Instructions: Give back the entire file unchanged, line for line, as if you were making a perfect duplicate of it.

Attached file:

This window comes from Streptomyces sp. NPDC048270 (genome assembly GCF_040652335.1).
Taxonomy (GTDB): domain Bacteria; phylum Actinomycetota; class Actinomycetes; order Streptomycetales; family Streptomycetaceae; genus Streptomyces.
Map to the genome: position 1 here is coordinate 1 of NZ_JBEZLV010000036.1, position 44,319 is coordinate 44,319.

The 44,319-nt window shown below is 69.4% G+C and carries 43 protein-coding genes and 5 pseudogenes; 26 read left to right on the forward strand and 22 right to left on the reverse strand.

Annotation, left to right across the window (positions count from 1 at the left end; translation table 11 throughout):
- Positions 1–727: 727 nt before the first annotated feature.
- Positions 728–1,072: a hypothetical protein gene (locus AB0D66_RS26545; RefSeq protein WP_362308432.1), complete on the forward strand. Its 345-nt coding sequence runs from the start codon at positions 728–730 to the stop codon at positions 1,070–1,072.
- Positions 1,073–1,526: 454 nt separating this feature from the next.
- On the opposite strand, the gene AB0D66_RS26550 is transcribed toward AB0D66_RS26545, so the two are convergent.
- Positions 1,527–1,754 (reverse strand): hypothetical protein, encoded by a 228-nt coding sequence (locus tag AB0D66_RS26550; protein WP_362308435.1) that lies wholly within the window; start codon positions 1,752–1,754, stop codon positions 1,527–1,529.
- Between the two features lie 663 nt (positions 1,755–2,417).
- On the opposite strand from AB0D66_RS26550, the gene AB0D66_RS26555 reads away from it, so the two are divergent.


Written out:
This window comes from Streptomyces sp. NPDC048270 (genome assembly GCF_040652335.1).
Taxonomy (GTDB): domain Bacteria; phylum Actinomycetota; class Actinomycetes; order Streptomycetales; family Streptomycetaceae; genus Streptomyces.
Map to the genome: position 1 here is coordinate 1 of NZ_JBEZLV010000036.1, position 44,319 is coordinate 44,319.

The 44,319-nt window shown below is 69.4% G+C and carries 43 protein-coding genes and 5 pseudogenes; 26 read left to right on the forward strand and 22 right to left on the reverse strand.

Annotation, left to right across the window (positions count from 1 at the left end; translation table 11 throughout):
- Positions 1–727: 727 nt before the first annotated feature.
- Positions 728–1,072: a hypothetical protein gene (locus AB0D66_RS26545; RefSeq protein WP_362308432.1), complete on the forward strand. Its 345-nt coding sequence runs from the start codon at positions 728–730 to the stop codon at positions 1,070–1,072.
- Positions 1,073–1,526: 454 nt separating this feature from the next.
- On the opposite strand, the gene AB0D66_RS26550 is transcribed toward AB0D66_RS26545, so the two are convergent.
- Positions 1,527–1,754 (reverse strand): hypothetical protein, encoded by a 228-nt coding sequence (locus tag AB0D66_RS26550; protein WP_362308435.1) that lies wholly within the window; start codon positions 1,752–1,754, stop codon positions 1,527–1,529.
- Between the two features lie 663 nt (positions 1,755–2,417).
- On the opposite strand from AB0D66_RS26550, the gene AB0D66_RS26555 reads away from it, so the two are divergent.